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  • The original Rudolph did not have a red nose. In that day and age, red noses were seen as an indicator of chronic alcoholism and Montgomery Ward didn’t want him to look like a drunkard. To complete the original picture, he was almost named Reginald or Rollo.
  • The Christmas wreath was originally hung as a symbol of Jesus. The holly represents his crown of thorns and the red berries the blood he shed.
  • The three traditional colors of most Christmas decorations are red, green and gold. Red symbolizes the blood of Christ, green symbolized life and rebirth, and gold represents light, royalty and wealth.
  • Tinsel was invented in 1610 in Germany and was once made of real silver.
  • The oldest artificial Christmas trees date back to the late 1800s and were made of green raffia (think grass hula skirts) or dyed goose feathers. Next the Addis Brush Company used their machinery that wove toilet brushes to create pine-like branches for artificial Christmas trees that were less flammable and could hold heavier decorations.
  • ‘Jingle Bells’ – the popular Christmas song was composed by James Pierpont in Massachusetts, America. It was, however, written for thanksgiving and not Christmas.
  • Coca-Cola was the first company that used Santa Claus during the winter season for promotion.
  • Hallmark introduced their first Christmas cards in 1915.
  • The first recorded date of Christmas being celebrated on December 25th was in 336, during the time of the Roman Emperor Constantine. A few years later, Pope Julius I officially declared that the birth of Jesus would be celebrated on that day.
  • Santa Claus's sleigh is led by eight reindeer: Dasher, Dancer, Prancer, Vixen, Comet, Cupid, Dunder (variously spelled Donder and Donner), and Blixem (variously spelled Blixen and Blitzen), with Rudolph being a 20th-century inclusion.
  • Outdoor Christmas lights on homes evolved from decorating the traditional Christmas tree and house with candles during the Christmas season. Lighting the tree with small candles dates back to the 17th century and originated in Germany before spreading to Eastern Europe.
  • That big, jolly man in the red suit with a white beard didn’t always look that way. Prior to 1931, Santa was depicted as everything from a tall gaunt man to a spooky-looking elf. He has donned a bishop's robe and a Norse huntsman's animal skin. When Civil War cartoonist Thomas Nast drew Santa Claus for Harper's Weekly in 1862, Santa was a small elflike figure who supported the Union. Nast continued to draw Santa for 30 years, changing the color of his coat from tan to the red he’s known for today.
  • Christmas 2018 countdown has already begun. Will you be ready???
  • Why do we love Christmas? It's all about the traditions. In this chaotic world we can miss the "good old days." Christmas reminds us of that time.
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Joe Petrowski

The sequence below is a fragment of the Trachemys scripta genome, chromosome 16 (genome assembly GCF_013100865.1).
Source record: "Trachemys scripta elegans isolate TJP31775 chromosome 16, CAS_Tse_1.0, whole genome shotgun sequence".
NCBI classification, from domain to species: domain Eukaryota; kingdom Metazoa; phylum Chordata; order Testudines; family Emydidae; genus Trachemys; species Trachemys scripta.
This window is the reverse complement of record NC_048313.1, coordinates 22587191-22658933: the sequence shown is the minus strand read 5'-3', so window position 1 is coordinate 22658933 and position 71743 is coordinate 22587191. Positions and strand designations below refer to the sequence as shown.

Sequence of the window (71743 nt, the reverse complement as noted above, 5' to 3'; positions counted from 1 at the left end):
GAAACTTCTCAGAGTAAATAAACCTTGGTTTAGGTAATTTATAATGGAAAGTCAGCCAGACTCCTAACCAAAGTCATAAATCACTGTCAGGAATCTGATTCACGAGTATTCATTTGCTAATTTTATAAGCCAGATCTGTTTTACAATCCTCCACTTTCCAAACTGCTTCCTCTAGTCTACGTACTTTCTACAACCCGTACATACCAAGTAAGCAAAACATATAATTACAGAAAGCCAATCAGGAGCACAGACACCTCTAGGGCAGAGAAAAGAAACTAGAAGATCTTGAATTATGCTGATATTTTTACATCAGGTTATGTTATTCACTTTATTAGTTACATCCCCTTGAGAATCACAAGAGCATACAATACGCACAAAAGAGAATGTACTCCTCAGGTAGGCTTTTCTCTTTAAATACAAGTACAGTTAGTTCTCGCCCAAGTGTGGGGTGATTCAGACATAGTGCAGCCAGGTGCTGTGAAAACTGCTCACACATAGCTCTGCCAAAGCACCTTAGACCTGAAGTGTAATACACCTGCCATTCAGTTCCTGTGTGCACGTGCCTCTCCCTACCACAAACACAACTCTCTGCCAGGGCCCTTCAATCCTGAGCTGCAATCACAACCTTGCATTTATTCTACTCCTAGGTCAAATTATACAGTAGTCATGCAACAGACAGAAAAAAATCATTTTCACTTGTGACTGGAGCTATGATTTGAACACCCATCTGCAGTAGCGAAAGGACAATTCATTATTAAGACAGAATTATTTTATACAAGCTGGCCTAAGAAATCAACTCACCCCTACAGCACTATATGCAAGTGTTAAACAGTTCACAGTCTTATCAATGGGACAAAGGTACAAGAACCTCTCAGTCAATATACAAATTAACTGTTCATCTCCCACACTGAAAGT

Wireframe amps

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Many of the current manufacturers have the energy consumption listed on their websites.

I bought a clamp-on ammeter from Sears a couple of weeks ago and have been making many of my own measurements. I think it is worth the $34.99 it cost. The only thing to remember is that you can't clamp it around the entire AC cord, only one leg. So you can either split the zip cord with a razor blade down the middle to create a gap to measure or just make a "Cheater cord" out of an extension cord that has the slit in it so you can measure different things that are plugged into it.

I hope that info helps, Randy

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The problem with websites is that i got most of the stuff at tag sales and they stuff has no labels stickers or anything, and the clamp-on ammeter is a good idea but it cost money like everything else in the world :( Thanks anyway

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Plug KILLAWATT into your favorite search engine.

$25 to $30 at most places.

Plug the KILLAWATT into the power and plug your lights into the KILLAWATT.

Instant readout of watts or amps or if you are brave, energy usage over time.

Limited to 15.5 amps.


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Hey Jeff,

I know that this was an oversight and you did not mean to say inch. "5.5 watts per inch if it is incandescent ropelight."

The correct average is per foot.

Rope light at 5.5 wattsper foot and string is 18 feet longhas

216 lights with a total watts of 99 with a total amps of 0.82.

Total strings of 14 per 15 amp circuit

Total strings of 19 per 20amp circuit

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I would recommend what others are saying and buy an Amp Tester

I just bought a cheap one off e-bay and it works great. Picked it up for $16 ($24 total including shipping).

You can meassure up to 1000 amps with this style. I use it to see how many amps certain strings are and what is really nice is you can see how many amps your entire house is pulling.



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